Lyrical Walküre

The thing that struck me most about the Royal Opera House’s 2018 recording of Wagner’s Die Walküre is how lyrical it is.  It’s not without excitement in the appropriate places, far from it, but there’s such lovely singing.  Nina Stemme’s Brünnhilde is tender and poetic and the combo of Stuart Skelton and Emily Magee as the twin lovers is really good.  Throw in a nuanced Wotan from John Lundgren and a typically elegant performance from Sarah Connolly as Fricka and it’s really a pleasure to listen to.  Ain Anger is not so lyrical as Hunding but it’s a fine menacing performance.  Antonio Pappano and the house orchestra are equally fine.


Keith Warner’s production has its moments too.  The first two acts are fairly conventional in a sort of weird hybrid Victorian/barbarian setting; all skins and furs and heavy furniture, which works well enough.  The lighting plot is a bit more adventurous and there’s a sort of space station layer to Wotan’s Act 2 hangout.  The relationships are quite carefully drawn with a surprisingly sexual relationship between Fricka and Wotan and Brünnhilde very much a daddy’s girl.  The Siegs are convincing in their mutual recognition.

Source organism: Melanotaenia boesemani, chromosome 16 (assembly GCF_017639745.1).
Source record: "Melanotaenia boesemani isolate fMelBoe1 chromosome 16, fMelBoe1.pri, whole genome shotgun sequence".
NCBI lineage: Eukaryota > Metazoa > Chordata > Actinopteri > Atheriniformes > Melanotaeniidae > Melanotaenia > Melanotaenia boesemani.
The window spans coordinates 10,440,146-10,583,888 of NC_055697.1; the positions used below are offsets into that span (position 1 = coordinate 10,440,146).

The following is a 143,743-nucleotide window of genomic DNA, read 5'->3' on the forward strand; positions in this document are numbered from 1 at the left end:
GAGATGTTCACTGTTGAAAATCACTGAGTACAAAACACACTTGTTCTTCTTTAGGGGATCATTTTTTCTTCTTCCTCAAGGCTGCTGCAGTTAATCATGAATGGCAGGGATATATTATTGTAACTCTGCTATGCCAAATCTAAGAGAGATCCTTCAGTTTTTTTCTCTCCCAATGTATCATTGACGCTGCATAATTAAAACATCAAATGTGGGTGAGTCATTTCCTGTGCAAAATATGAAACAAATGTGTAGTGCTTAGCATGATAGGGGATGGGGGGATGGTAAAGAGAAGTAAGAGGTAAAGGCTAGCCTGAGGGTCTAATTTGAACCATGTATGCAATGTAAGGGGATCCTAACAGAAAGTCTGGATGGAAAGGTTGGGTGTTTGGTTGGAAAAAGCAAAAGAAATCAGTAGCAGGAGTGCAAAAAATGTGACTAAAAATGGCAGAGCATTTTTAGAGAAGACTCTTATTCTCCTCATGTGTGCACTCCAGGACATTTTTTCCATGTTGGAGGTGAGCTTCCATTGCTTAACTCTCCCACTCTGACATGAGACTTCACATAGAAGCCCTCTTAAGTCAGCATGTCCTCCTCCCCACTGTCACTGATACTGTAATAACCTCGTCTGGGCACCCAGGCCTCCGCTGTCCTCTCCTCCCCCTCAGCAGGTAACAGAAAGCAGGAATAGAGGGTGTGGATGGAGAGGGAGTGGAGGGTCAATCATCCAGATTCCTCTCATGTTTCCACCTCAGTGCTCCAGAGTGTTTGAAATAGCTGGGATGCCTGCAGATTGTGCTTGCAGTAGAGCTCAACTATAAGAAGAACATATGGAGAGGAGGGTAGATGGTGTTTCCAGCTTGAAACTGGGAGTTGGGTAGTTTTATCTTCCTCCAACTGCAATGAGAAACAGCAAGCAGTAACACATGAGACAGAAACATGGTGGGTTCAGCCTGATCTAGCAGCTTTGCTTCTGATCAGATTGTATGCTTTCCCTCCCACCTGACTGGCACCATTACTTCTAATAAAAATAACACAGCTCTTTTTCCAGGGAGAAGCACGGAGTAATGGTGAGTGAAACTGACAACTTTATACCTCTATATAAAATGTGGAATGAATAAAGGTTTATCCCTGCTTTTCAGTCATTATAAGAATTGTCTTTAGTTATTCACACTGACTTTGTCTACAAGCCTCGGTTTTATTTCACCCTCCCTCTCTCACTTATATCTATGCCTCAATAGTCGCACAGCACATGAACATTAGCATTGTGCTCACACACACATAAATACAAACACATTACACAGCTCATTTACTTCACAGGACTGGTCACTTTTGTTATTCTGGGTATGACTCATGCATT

It really comes alive in Act 3 though with a spectacular opening scene featuring horse skulls, giant shadows and video of hairy blokes bashing each other with swords.  It continues in a highly abstract but psychologically convincing mode until the fire scene where we see Brünnhilde on a leather chaise-longue and there are some serious pyrotechnics.  It’s not horned helmet territory but it’s not pretending to be an allegory of Amazon and Facebook taking over the world either.  It’s all about the relationships.  All in all very watchable.


Jonathan Haswell’s video direction is low key and very watchable.  I watched the DVD release (Blu-ray is available) and found the sound (DTS and PCM stereo) to be entirely acceptable.  The picture is good too though strained a bit in some dark passages in Act 2.  There are about 14 minutes of interview bonuses which are mildly interesting.  The booklet has a synopsis and an essay about Schopenhauer’s influence on Wagner but no track listing.  Subtitle options are English, French, German, Japanese and Korean.

There are lots of good video recordings of Die Walküre in the catalogue.  This one would be a good recommendation for someone who wants high musical and technical values and isn’t looking for anything too conceptual.

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